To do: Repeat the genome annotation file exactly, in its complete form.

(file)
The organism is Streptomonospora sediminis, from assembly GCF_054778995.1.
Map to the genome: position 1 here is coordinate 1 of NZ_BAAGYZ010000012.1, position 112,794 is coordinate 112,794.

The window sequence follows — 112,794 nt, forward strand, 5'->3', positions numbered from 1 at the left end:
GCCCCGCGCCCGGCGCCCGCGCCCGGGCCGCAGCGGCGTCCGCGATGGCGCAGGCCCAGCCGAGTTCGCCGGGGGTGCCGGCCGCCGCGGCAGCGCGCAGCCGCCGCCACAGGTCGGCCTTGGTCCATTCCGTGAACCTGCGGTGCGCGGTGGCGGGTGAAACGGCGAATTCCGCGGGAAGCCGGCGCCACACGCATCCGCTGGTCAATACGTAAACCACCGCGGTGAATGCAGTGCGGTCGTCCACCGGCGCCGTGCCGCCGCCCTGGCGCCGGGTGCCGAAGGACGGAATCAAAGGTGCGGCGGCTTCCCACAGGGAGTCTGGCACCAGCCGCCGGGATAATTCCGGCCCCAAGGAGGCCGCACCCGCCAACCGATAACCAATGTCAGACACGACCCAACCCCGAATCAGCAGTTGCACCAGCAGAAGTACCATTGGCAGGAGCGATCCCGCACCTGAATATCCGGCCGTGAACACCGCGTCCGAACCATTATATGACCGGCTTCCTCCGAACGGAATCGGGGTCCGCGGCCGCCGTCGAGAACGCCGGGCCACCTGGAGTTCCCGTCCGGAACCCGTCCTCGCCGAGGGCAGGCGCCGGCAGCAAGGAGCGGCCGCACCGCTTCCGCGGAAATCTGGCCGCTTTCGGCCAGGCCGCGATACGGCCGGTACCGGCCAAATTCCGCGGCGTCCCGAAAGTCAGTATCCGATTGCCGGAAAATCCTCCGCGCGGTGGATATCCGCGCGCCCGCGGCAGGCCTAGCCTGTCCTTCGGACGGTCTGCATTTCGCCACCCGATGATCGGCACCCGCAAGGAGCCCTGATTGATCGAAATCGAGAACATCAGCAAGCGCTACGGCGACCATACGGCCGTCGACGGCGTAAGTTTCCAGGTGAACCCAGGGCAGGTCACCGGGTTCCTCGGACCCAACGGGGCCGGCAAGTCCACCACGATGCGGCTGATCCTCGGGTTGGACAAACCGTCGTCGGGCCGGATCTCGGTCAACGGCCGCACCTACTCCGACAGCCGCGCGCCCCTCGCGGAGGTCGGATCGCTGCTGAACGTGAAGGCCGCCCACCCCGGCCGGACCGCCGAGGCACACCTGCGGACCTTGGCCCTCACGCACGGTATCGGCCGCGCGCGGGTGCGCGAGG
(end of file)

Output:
The organism is Streptomonospora sediminis, from assembly GCF_054778995.1.
Map to the genome: position 1 here is coordinate 1 of NZ_BAAGYZ010000012.1, position 112,794 is coordinate 112,794.

The window sequence follows — 112,794 nt, forward strand, 5'->3', positions numbered from 1 at the left end:
GCCCCGCGCCCGGCGCCCGCGCCCGGGCCGCAGCGGCGTCCGCGATGGCGCAGGCCCAGCCGAGTTCGCCGGGGGTGCCGGCCGCCGCGGCAGCGCGCAGCCGCCGCCACAGGTCGGCCTTGGTCCATTCCGTGAACCTGCGGTGCGCGGTGGCGGGTGAAACGGCGAATTCCGCGGGAAGCCGGCGCCACACGCATCCGCTGGTCAATACGTAAACCACCGCGGTGAATGCAGTGCGGTCGTCCACCGGCGCCGTGCCGCCGCCCTGGCGCCGGGTGCCGAAGGACGGAATCAAAGGTGCGGCGGCTTCCCACAGGGAGTCTGGCACCAGCCGCCGGGATAATTCCGGCCCCAAGGAGGCCGCACCCGCCAACCGATAACCAATGTCAGACACGACCCAACCCCGAATCAGCAGTTGCACCAGCAGAAGTACCATTGGCAGGAGCGATCCCGCACCTGAATATCCGGCCGTGAACACCGCGTCCGAACCATTATATGACCGGCTTCCTCCGAACGGAATCGGGGTCCGCGGCCGCCGTCGAGAACGCCGGGCCACCTGGAGTTCCCGTCCGGAACCCGTCCTCGCCGAGGGCAGGCGCCGGCAGCAAGGAGCGGCCGCACCGCTTCCGCGGAAATCTGGCCGCTTTCGGCCAGGCCGCGATACGGCCGGTACCGGCCAAATTCCGCGGCGTCCCGAAAGTCAGTATCCGATTGCCGGAAAATCCTCCGCGCGGTGGATATCCGCGCGCCCGCGGCAGGCCTAGCCTGTCCTTCGGACGGTCTGCATTTCGCCACCCGATGATCGGCACCCGCAAGGAGCCCTGATTGATCGAAATCGAGAACATCAGCAAGCGCTACGGCGACCATACGGCCGTCGACGGCGTAAGTTTCCAGGTGAACCCAGGGCAGGTCACCGGGTTCCTCGGACCCAACGGGGCCGGCAAGTCCACCACGATGCGGCTGATCCTCGGGTTGGACAAACCGTCGTCGGGCCGGATCTCGGTCAACGGCCGCACCTACTCCGACAGCCGCGCGCCCCTCGCGGAGGTCGGATCGCTGCTGAACGTGAAGGCCGCCCACCCCGGCCGGACCGCCGAGGCACACCTGCGGACCTTGGCCCTCACGCACGGTATCGGCCGCGCGCGGGTGCGCGAGG